EW: Like the nineteenth-century writers I’ve always written for money—not great sums (which I can’t command), but just to pay the rent. I go months without writing, which only vaguely makes me feel guilty. I have no routine or schedule. Lorenzo Da Ponte, Mozart’s librettist, hired a young girl to “embrace” him every 30 minutes to keep him awake and working. I used to hire hustlers to show up at 4 am in order to keep me at my desk.

 

SM: Have you ever experienced writer’s block? What do you do when you lack motivation? Was it difficult for you to start writing again after your recent strokes?  

 

EW: Strokes and heart attack. No, I wrote my Paris memoir while in the hospital. The only time I had writer’s block was after my first novel, when I had lost my confidence.

 

SM: You’ve been teaching creative writing for many years at some of the best US universities, and you’re still a professor at Princeton. How does teaching fit into your creative process—is it a calling, honor or burden? Did any of your students make it big? What’s your view on the new generation of young creatives?

 

EW: It surely helps to be with twenty or thirty young people all discussing technique. I’m lucky because I teach at Princeton where the undergrads are so smart.

 

SM: You’re considered one of the pioneers of gay literature. Is gay culture still relevant? Or are we being quietly assimilated and stripped of our rebellious roots? What aspects of our culture are under the greatest threat?

 

EW: High culture (literary fiction, ballet, serious music) used to be the special protectorate of gay men—but now they’ve been dumbed-down like most other Americans. The arts are now for small coteries—which is maybe for the best.

 

 

SM: One of your latest books, City Boy: My Life in New York During the 1960s and 1970s, offers many witty observations about the ever-changing trends of the gay subculture. Back then, the mustache was omnipresent. Now it’s the beard. How do you feel about this new trend? Are you pro-beard, like the silent gay majority, or, like me, decidedly anti-beard?

 

EW: I’m more attracted to what’s below the belt than to what’s above the shirt collar. I remember being puzzled over personal ads in Paris in the 80s in which a man was looking for someone style Santiag (i.e. in boots). Can’t you just buy boots if other men like them so much?  I grew a mustache only because I though it would get me laid more often—and for a while it did!

 

SM: You co-authored the first-ever homo sex manual, The Joy of Gay Sex: An Intimate Guide for Gay Men to the Pleasures of a Gay Lifestyle, published in 1977. This book became an instant bestseller and was largely seen as a tribute to the golden age of pre-AIDS gay promiscuity and free love, before it all turned serious and deadly. Looking back, would you write that book differently?

 

EW: No. No one could have foreseen the AIDS epidemic. At the time we were criticized for being prudish because we warned against fist-fucking.

 

SM: You’ve addressed many previously hidden or taboo aspects of gay life, from promiscuity and addiction to dealing with the devastation of the AIDS epidemic and the loss of many close friends. Yet even in the darkest of your chapters there is a sense of consolation and hope. Where does this optimism come from?

 

EW: It’s probably congenital. My mother was an incurable optimist. And then I was raised as a Christian Scientist, which means you don’t believe in the existence of evil.

 

 

SM: One of the taboos you tackled is the subject of incest and your adolescent attraction to your dad. I think incest fantasy and Dad/Son role-play is becoming increasingly common amongst gays in the US—just look at Craigslist personal ads! Or is it a more universal trend?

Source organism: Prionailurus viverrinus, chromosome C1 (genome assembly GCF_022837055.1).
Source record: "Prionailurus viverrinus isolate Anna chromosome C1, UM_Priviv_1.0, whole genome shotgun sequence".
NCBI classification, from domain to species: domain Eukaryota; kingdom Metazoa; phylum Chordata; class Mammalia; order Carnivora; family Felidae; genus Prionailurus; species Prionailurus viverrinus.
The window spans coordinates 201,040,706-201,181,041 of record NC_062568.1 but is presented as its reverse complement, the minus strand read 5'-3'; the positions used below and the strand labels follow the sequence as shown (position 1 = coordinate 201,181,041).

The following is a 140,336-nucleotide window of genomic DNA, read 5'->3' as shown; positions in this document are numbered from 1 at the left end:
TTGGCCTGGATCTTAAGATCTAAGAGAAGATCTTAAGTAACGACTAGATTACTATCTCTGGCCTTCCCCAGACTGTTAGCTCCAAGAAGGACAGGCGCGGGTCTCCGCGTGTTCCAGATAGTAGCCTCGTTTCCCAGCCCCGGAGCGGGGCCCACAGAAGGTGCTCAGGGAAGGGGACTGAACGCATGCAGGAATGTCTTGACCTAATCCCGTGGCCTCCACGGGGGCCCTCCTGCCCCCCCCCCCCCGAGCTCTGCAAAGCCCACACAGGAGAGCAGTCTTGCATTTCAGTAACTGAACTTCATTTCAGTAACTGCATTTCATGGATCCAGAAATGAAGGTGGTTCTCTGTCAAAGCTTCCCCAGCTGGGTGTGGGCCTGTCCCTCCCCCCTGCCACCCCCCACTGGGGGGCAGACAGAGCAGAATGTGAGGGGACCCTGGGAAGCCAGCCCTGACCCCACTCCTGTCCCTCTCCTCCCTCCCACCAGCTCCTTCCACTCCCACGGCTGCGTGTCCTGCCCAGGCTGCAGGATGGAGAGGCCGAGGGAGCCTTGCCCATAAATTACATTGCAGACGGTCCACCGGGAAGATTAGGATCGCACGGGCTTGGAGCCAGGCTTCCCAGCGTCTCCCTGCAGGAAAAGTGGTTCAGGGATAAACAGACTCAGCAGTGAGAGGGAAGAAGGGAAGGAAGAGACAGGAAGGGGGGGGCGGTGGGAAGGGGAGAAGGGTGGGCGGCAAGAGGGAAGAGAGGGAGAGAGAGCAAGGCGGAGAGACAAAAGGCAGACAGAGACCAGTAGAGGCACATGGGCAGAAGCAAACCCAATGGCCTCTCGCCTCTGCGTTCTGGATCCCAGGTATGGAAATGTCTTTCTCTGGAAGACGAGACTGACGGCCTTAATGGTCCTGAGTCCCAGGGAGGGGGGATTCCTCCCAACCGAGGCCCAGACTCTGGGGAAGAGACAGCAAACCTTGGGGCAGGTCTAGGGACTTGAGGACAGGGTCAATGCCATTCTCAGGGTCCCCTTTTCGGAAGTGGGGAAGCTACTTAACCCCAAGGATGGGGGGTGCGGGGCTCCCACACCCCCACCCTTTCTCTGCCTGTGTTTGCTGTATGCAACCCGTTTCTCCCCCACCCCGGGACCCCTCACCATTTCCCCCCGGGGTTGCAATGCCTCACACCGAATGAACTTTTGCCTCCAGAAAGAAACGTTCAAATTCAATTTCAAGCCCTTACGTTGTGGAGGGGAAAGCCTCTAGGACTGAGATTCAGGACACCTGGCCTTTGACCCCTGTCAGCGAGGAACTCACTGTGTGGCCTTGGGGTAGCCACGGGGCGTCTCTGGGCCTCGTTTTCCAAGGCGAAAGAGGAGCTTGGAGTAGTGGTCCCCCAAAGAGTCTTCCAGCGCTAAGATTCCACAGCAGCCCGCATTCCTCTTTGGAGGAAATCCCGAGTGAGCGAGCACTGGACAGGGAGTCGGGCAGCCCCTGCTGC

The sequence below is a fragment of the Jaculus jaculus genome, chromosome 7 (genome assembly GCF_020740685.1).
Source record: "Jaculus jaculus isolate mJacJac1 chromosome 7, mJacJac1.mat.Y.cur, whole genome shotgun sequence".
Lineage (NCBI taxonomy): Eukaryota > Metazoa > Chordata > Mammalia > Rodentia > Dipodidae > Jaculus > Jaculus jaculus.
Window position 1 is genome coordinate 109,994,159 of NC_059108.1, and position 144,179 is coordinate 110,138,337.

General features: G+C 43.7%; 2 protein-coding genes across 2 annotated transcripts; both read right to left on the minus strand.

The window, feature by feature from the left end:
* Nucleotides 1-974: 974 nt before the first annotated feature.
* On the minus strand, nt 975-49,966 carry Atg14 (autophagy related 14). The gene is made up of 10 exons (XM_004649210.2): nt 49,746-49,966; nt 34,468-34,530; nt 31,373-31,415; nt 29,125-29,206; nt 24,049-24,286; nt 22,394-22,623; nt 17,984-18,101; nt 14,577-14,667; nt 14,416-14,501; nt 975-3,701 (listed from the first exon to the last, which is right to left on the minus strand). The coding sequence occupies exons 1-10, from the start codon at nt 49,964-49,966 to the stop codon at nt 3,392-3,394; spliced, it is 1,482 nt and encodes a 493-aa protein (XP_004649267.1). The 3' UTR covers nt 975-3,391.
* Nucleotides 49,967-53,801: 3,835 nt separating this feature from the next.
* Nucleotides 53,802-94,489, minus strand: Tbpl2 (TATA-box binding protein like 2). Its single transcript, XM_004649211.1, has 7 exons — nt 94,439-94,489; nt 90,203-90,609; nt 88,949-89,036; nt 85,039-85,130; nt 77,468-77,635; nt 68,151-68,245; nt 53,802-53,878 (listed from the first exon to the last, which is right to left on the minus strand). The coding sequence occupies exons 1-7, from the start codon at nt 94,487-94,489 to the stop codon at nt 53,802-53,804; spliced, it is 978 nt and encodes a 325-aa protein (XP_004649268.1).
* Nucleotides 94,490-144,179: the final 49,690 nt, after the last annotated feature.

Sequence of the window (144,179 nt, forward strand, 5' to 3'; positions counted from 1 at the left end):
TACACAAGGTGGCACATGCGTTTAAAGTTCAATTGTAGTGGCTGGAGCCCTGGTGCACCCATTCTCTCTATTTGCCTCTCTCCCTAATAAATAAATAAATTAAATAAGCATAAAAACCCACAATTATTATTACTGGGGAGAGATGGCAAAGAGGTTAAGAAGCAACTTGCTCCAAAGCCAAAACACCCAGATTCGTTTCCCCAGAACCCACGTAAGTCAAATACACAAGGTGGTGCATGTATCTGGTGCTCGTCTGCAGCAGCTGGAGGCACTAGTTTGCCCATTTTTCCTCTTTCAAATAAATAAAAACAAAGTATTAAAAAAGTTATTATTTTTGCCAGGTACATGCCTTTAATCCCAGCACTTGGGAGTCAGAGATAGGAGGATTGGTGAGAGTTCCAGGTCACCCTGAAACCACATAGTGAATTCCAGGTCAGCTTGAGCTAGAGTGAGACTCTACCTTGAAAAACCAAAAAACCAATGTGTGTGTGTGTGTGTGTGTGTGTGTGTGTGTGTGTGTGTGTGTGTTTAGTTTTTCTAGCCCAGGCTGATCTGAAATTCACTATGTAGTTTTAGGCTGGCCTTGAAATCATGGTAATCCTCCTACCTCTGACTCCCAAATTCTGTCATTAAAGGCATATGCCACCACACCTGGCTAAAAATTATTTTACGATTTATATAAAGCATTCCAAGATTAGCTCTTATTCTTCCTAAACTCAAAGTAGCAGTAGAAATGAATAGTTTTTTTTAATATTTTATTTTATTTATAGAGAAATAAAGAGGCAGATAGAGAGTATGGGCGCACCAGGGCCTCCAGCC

EW: I think the incest taboo sets in when you know someone too well.  But my father was very remote and my parents divorced when I was seven.

 

SM: You’re no stranger to online dating and social media, using your Sissy Daddy celebrity to your best advantage. How have your online encounters inspired or informed your writing?

 

EW: In my memoir My Lives I wrote a chapter called “My Hustlers” (I hired my first when I was sixteen).

 

SM: What are your thoughts on gay monogamy and marriage in this age of virtual promiscuity? For most of my friends monogamy seems to be a totally outdated concept. 

 

EW: I’ve been with my darling husband for 20 years, possibly because we acknowledged right away that we were both sluts.

 

SM: In your memoirs you vividly capture two great cities that you’ve called home, New York and Paris. Now that you’re settled in New York, do you still feel a strong connection with France and French culture? What do you miss most about New York in the 1970s and Paris of the 1980s in light of ongoing mass gentrification? 

 

EW: I suppose everyone misses his youth—at least being able to trick three times a day. Of course, a life entirely devoted to pleasure can be melancholy, but I would like (if I was courageous enough) to write a Casanova memoir about all the best sex I’ve had in sixty years.

 

SM: In your recent essay for the New York Times Magazine, ‘Why Can’t We Stop Talking About New York in the Late 1970s?’, you write about a bygone bohemian New York and its melding of high and lowbrow as captured in the photographs of Peter Hujar. What traces of this New York are visible today? What is the future of New York’s bohemian tradition? Is the city doomed to become a mere appendix to Wall Street, an island for the privileged?

 

EW: There will always be artistic and non-conformist youngsters in New York, if not in Manhattan itself. Where else would arty and ambitious people go in America?

 

SM: When you were a young man, you spoke openly about your leftist political views and your later disillusionment with Communism. Are you still politically involved? Do you vote? Who will you vote for in the 2016 election?

 

EW: Hillary.

 

SM: If the award-winning literary patriarch Edmund White had a chance to give some survival tips to your younger self, what would those do’s and don’ts be?

 

EW: Don’t lose heart. Keep writing. Anyway, what else would you do—be a banker?

 

Falling in Love Again (I Can't Help It), 2016

Bubble bath music video starring Edmund White and Lev Ivankov